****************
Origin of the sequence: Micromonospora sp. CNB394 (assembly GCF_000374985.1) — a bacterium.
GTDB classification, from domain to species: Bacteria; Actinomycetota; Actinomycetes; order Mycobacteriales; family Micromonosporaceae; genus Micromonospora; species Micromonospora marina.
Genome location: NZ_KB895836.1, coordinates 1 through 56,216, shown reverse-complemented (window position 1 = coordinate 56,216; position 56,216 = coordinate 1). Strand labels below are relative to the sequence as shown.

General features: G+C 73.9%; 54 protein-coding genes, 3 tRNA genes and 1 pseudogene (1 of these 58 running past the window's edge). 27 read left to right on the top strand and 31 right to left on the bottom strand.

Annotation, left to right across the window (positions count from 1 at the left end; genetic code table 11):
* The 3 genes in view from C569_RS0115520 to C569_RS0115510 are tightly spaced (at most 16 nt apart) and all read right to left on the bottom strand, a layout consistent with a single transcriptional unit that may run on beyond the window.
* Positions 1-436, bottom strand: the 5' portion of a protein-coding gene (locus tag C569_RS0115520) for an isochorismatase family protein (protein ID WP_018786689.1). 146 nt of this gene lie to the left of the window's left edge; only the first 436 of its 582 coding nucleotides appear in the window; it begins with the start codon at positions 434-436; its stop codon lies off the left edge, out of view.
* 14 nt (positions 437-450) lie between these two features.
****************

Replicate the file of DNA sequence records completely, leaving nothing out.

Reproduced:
Origin of the sequence: Micromonospora sp. CNB394 (assembly GCF_000374985.1) — a bacterium.
GTDB classification, from domain to species: Bacteria; Actinomycetota; Actinomycetes; order Mycobacteriales; family Micromonosporaceae; genus Micromonospora; species Micromonospora marina.
Genome location: NZ_KB895836.1, coordinates 1 through 56,216, shown reverse-complemented (window position 1 = coordinate 56,216; position 56,216 = coordinate 1). Strand labels below are relative to the sequence as shown.

General features: G+C 73.9%; 54 protein-coding genes, 3 tRNA genes and 1 pseudogene (1 of these 58 running past the window's edge). 27 read left to right on the top strand and 31 right to left on the bottom strand.

Annotation, left to right across the window (positions count from 1 at the left end; genetic code table 11):
* The 3 genes in view from C569_RS0115520 to C569_RS0115510 are tightly spaced (at most 16 nt apart) and all read right to left on the bottom strand, a layout consistent with a single transcriptional unit that may run on beyond the window.
* Positions 1-436, bottom strand: the 5' portion of a protein-coding gene (locus tag C569_RS0115520) for an isochorismatase family protein (protein ID WP_018786689.1). 146 nt of this gene lie to the left of the window's left edge; only the first 436 of its 582 coding nucleotides appear in the window; it begins with the start codon at positions 434-436; its stop codon lies off the left edge, out of view.
* 14 nt (positions 437-450) lie between these two features.